Tuesday, March 1, 2016

#195: "Aqui" by Li Yun Alvarado

~This poem first appeared in PALABRA: A Magazine of Chicano & Latino Literary Art (2008).


En esta vida falta          espacio
para tanto amar.

Chillidos, murmullos,
acero contra acero.

Estos latidos, el tren.
Y soñar es vivir

y dormir es soñar
y aquí, aquí mi niño,

dum dum dum

este corazón.


This life lacks         space
for so much love.

Screeches, whispers,
steel against steel,

these heartbeats, the train.
And to dream is to live

and to sleep is to dream
and here, here, my child,

thump thump thump

this heart.



“Aquí” is one of my first poems accepted for publication, and I am eternally grateful to PALABRA for giving my work a wider audience so early in my writing career. After it was published, I translated “Aquí” into the poem “Here” and was pleased with the result: an English version that evokes similar moods as the Spanish original. At the time I wrote “Aquí,” my best friend was pregnant and asked me to be her first child’s madrina or godmother. We were already very close, but inviting me to play this role in her son’s life deepened our friendship and ushered in the beginning of a new relationship; I was now her and her husband’s comadre or co-mother. Her son was my first godchild and throughout her pregnancy I found myself more aware of other women around me who were also expecting. I wrote a first draft of “Aquí” on the subway in New York after seeing a stranger holding her pregnant belly while waiting for the train. What struck me most about her was how serene she seemed, especially in relation to the other commuters bustling up and down the platform. Although the initial spark of the poem came that day on the subway, my best friend’s pregnancy and our shared reverence for the everyday wonders that she experienced while carrying her first child guided my revision.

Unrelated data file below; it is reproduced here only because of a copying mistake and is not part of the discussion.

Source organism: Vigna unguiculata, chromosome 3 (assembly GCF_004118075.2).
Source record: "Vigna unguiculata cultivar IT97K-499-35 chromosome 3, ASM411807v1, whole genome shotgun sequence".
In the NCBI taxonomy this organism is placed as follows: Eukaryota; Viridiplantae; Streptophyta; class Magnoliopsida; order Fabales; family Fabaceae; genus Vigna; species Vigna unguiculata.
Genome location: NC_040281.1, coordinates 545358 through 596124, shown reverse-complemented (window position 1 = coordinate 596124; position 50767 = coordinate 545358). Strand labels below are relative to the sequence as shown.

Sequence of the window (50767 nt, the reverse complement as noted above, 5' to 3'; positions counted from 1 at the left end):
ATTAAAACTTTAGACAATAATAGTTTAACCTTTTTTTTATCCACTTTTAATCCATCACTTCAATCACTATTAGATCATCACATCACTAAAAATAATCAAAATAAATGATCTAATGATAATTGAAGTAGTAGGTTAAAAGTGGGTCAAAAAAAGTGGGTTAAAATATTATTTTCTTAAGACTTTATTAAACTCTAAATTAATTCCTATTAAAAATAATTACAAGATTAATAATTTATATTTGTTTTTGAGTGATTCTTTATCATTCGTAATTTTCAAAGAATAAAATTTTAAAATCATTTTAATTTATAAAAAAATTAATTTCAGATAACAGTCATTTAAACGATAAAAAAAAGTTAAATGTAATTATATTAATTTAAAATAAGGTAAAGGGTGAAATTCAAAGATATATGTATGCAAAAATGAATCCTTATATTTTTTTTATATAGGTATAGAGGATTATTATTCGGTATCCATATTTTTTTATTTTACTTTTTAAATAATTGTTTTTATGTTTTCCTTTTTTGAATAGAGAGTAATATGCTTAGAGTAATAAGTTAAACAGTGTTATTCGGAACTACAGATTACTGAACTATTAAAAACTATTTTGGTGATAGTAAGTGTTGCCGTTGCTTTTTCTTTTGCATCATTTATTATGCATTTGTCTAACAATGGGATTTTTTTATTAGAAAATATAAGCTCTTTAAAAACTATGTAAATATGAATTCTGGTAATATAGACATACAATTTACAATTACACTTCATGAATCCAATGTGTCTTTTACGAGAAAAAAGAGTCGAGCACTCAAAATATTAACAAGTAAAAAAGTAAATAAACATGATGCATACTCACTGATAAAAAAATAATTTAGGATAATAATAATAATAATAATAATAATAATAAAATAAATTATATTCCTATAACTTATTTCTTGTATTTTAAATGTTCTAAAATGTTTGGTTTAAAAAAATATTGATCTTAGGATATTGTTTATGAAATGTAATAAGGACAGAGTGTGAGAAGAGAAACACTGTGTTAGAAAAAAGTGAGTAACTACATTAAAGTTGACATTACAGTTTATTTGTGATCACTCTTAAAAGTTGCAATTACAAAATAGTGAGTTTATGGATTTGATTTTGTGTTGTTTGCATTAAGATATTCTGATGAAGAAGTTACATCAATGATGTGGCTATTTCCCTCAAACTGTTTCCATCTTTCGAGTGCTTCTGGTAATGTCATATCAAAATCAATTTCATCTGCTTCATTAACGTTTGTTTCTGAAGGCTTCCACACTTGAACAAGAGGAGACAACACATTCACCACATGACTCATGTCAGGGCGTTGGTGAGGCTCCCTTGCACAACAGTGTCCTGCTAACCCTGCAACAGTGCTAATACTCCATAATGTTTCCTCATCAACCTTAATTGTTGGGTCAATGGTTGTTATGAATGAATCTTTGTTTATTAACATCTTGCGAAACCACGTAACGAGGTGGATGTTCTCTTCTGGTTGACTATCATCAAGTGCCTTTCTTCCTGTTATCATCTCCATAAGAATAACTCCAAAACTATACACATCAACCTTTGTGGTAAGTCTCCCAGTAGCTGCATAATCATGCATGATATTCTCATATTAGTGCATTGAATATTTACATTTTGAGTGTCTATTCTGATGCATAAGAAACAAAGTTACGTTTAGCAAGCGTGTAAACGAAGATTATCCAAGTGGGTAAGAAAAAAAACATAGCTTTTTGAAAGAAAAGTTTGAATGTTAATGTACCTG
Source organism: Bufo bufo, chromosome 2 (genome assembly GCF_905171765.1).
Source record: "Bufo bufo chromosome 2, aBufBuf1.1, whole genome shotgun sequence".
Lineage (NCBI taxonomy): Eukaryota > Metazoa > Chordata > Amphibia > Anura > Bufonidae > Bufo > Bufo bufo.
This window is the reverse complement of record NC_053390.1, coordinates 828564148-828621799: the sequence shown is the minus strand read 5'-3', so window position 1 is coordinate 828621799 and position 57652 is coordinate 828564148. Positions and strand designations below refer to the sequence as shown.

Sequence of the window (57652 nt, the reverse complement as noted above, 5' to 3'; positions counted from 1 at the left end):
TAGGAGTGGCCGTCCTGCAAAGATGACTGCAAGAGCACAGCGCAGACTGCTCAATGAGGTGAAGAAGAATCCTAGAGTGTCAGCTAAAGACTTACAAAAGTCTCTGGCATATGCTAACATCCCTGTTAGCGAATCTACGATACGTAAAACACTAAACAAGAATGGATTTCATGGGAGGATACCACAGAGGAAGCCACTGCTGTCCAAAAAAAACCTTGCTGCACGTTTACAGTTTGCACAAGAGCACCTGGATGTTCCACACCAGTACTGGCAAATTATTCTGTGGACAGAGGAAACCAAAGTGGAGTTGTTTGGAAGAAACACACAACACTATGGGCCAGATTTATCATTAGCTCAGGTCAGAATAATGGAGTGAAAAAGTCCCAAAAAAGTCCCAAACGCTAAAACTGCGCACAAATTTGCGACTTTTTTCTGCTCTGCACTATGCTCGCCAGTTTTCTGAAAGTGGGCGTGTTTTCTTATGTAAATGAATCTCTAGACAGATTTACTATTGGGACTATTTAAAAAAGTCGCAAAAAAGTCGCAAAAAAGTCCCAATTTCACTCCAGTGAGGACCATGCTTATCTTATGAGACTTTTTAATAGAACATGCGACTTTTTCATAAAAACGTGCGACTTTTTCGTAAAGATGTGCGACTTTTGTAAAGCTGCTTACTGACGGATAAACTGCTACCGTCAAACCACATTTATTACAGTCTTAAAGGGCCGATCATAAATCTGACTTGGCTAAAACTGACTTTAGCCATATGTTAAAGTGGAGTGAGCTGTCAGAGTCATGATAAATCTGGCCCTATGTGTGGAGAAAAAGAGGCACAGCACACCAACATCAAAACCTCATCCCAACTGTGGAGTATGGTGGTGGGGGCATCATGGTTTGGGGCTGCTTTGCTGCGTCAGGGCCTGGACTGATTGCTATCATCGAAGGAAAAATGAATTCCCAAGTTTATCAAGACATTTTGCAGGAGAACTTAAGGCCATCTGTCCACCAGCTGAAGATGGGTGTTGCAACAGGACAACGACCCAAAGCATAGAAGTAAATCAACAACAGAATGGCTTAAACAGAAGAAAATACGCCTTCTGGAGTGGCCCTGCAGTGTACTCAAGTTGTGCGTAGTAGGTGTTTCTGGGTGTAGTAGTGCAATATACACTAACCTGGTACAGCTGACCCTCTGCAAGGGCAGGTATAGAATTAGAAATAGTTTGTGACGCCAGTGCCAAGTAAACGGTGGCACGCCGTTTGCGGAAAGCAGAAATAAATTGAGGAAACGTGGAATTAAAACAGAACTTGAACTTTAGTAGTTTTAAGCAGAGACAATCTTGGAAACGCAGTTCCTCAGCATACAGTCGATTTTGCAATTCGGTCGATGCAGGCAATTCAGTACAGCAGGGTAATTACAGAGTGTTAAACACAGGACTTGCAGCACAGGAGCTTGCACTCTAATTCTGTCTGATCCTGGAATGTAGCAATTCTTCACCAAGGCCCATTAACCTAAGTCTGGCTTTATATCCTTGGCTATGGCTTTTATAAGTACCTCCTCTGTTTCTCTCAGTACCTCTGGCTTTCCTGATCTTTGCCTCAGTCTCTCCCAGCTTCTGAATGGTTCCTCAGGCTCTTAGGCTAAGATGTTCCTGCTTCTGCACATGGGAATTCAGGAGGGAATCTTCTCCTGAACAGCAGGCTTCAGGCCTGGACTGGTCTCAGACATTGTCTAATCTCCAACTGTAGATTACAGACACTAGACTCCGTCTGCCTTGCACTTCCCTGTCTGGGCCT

Li Yun Alvarado is the author of the chapbook Nuyorico, CA and her work has been published in several journals and anthologies including: Wise Latinas: Writers on Higher Education; CURA: A Literary Magazine of Art and Action; Kweli; The Acentos Review; PALABRA, A Magazine of Chicano and Latino Literary Art; and Modern Haiku. She is an Acentos Fellow, and an alumna of AROHO, Astra Writing in Greece, and VONA. She holds a PhD in English from Fordham University, where she helped coordinate Fordham's Poets Out Loud reading series and book prize as a graduate student. She currently teaches English at Long Beach City College (CA) and has taught English and creative writing throughout the country and in the Caribbean. She is a native New Yorker living with her husband in Long Beach, California who takes frequent trips to Salinas, Puerto Rico to visit la familia. To learn more, visit www.liyunalvarado.com

1 comment:

  1. Gorgeous in its simplicity - in both languages, the music sings.


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